I highly suggest you send out an email before the surgery for friends, family and coworkers to let them know that he will not be able to have visitors since the patient really needs to get sleep so the body can heal. People mean well when they stop by and visit. But, then the patient feels like they need to stay awake. If you do have family come to the hospital, make sure they have reading material, a laptop or cell phone for texting or something to keep them busy so the patient can sleep. I brought my laptop to do work and would also read emails to my husband which cheered him up knowing everyone was thinking about him.
Get to know your nurses since they have a tough job. I suggest bringing in doughnuts, candy or something to share with their co-workers. Write a note on the inside of the doughnut box or somewhere to thank them for taking such good care of the patient.
I was very tired the day of surgery. We had to be at the hospital at 5:30am and I stayed until 10pm. My brother had suggested I get a hotel room so I didn’t have to drive home. Even though I lived fairly close, just 30-40 minutes away. I did stay at a hotel 5 minutes away. I also got a room for my mother-in-law. This was 1 of the best things I could have done since I was exhausted that day. Also the 2nd day it was helpful to have somebody drive me home because I was again very tired. Have 2 friends come and 1 can drive your car home.
It really helps to bring in your own food. My husband didn’t have much of an appetite the first few days. But, when I started bringing in food he started eating better. Also, I brought snacks for myself to eat with him. If you need to pick food up from a nearby restaurant those hot/ cold storage bags are great.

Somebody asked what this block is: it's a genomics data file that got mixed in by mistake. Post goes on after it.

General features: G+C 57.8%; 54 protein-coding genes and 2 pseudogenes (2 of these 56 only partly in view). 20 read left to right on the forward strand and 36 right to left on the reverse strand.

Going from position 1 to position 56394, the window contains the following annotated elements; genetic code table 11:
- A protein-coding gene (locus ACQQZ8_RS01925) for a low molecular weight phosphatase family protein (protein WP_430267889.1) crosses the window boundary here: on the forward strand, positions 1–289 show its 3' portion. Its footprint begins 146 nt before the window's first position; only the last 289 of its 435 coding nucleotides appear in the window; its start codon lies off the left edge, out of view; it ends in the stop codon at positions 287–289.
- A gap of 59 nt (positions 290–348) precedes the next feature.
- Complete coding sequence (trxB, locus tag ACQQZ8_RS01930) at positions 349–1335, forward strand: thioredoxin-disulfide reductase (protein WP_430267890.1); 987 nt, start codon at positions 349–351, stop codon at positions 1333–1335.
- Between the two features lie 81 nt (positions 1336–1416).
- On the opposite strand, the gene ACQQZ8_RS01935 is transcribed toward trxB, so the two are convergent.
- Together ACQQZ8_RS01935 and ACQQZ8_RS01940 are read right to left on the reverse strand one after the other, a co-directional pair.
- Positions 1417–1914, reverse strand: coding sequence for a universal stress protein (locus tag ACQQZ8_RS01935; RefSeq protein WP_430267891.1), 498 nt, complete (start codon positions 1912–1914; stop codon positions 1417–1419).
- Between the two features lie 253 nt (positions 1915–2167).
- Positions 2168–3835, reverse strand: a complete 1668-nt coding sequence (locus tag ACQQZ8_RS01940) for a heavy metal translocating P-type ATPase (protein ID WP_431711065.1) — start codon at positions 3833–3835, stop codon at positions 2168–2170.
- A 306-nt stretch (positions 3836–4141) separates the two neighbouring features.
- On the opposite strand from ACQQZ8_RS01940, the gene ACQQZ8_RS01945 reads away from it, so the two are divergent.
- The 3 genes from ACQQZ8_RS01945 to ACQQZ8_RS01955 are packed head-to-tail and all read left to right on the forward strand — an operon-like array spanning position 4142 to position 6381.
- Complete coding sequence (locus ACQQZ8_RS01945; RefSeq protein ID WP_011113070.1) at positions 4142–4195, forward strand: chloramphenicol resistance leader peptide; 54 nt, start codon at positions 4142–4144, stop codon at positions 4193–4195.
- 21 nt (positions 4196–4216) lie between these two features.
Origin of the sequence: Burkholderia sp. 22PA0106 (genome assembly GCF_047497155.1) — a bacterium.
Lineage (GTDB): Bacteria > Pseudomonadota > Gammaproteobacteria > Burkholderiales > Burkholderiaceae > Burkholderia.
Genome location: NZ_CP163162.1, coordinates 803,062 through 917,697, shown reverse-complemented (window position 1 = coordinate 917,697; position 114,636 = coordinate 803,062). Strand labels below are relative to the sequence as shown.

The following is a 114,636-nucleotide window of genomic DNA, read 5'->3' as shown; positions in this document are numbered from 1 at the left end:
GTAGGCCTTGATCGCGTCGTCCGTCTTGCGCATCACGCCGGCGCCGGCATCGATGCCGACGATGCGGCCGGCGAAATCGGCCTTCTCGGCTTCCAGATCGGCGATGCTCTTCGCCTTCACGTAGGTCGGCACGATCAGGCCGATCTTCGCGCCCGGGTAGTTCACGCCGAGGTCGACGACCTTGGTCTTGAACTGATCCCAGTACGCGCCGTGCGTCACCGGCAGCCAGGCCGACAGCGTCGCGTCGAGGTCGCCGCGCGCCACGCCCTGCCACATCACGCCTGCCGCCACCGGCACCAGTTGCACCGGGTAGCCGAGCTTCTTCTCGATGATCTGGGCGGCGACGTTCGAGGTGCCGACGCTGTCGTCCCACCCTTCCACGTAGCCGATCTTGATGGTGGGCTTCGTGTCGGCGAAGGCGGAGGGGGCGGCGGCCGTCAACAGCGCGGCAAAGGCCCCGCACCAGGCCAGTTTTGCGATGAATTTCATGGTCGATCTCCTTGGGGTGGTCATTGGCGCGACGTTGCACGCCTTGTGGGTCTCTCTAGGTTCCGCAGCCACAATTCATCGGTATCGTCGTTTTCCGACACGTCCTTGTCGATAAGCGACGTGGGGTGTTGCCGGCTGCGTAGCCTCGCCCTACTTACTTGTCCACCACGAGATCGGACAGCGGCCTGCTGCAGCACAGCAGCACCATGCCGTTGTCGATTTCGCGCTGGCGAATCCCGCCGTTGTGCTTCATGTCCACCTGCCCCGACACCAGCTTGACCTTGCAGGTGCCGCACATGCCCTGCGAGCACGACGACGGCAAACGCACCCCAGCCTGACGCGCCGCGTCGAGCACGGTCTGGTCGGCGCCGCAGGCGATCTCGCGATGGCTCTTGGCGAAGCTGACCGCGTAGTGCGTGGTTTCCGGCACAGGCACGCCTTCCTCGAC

After several days of being on so much medication, it is difficult for the patient to go to the bathroom. I brought Raisin Bran or some other high fiber cereal from home for breakfast. Bring in your own favorite coffee, it might need to be decaf because of blood pressure. Lastly, grape juice works like prune juice but tastes better. When all else fails bring in White Castle sliders they will definitely do the trick.
If you don’t already own a blood pressure machine and thermometer get one in advance. You will need to take both readings for a few weeks when you get home from the hospital.
The Breathing Gadget (aka Incentive Spirometer)
My husband is soon starting cardiac rehab and has been walking quite a bit and using the breathing gadget. Everyone highly suggests rehab for a better recovery. It’s really not as bad as I expected it to be. It’s amazing how fast the body can heal with proper rest and nutrition. You can do this!